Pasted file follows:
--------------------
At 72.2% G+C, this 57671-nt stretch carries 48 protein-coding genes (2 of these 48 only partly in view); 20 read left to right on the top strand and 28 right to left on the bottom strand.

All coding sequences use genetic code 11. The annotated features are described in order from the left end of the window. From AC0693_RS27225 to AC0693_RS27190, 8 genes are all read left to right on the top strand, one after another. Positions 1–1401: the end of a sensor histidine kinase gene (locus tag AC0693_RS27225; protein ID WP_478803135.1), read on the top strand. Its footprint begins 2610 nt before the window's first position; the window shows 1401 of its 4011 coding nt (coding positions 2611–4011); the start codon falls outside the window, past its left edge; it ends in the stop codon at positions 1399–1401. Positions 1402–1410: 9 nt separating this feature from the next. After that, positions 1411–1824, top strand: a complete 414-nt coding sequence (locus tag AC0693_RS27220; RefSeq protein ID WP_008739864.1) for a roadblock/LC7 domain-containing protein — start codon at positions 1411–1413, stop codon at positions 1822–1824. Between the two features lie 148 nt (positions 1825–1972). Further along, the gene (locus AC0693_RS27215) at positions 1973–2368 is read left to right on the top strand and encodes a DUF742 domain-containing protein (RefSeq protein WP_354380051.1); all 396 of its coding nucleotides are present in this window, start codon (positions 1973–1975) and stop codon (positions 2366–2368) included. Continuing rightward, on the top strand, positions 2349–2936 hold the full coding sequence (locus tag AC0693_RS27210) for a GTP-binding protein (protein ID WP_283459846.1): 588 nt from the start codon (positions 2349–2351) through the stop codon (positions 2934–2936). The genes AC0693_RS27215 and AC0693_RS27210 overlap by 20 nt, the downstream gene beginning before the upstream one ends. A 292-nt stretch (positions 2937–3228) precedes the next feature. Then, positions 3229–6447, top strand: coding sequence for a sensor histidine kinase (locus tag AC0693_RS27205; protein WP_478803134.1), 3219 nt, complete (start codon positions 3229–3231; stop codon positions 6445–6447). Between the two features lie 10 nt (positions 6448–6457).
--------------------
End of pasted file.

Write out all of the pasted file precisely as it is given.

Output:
At 72.2% G+C, this 57671-nt stretch carries 48 protein-coding genes (2 of these 48 only partly in view); 20 read left to right on the top strand and 28 right to left on the bottom strand.

All coding sequences use genetic code 11. The annotated features are described in order from the left end of the window. From AC0693_RS27225 to AC0693_RS27190, 8 genes are all read left to right on the top strand, one after another. Positions 1–1401: the end of a sensor histidine kinase gene (locus tag AC0693_RS27225; protein ID WP_478803135.1), read on the top strand. Its footprint begins 2610 nt before the window's first position; the window shows 1401 of its 4011 coding nt (coding positions 2611–4011); the start codon falls outside the window, past its left edge; it ends in the stop codon at positions 1399–1401. Positions 1402–1410: 9 nt separating this feature from the next. After that, positions 1411–1824, top strand: a complete 414-nt coding sequence (locus tag AC0693_RS27220; RefSeq protein ID WP_008739864.1) for a roadblock/LC7 domain-containing protein — start codon at positions 1411–1413, stop codon at positions 1822–1824. Between the two features lie 148 nt (positions 1825–1972). Further along, the gene (locus AC0693_RS27215) at positions 1973–2368 is read left to right on the top strand and encodes a DUF742 domain-containing protein (RefSeq protein WP_354380051.1); all 396 of its coding nucleotides are present in this window, start codon (positions 1973–1975) and stop codon (positions 2366–2368) included. Continuing rightward, on the top strand, positions 2349–2936 hold the full coding sequence (locus tag AC0693_RS27210) for a GTP-binding protein (protein ID WP_283459846.1): 588 nt from the start codon (positions 2349–2351) through the stop codon (positions 2934–2936). The genes AC0693_RS27215 and AC0693_RS27210 overlap by 20 nt, the downstream gene beginning before the upstream one ends. A 292-nt stretch (positions 2937–3228) precedes the next feature. Then, positions 3229–6447, top strand: coding sequence for a sensor histidine kinase (locus tag AC0693_RS27205; protein WP_478803134.1), 3219 nt, complete (start codon positions 3229–3231; stop codon positions 6445–6447). Between the two features lie 10 nt (positions 6448–6457).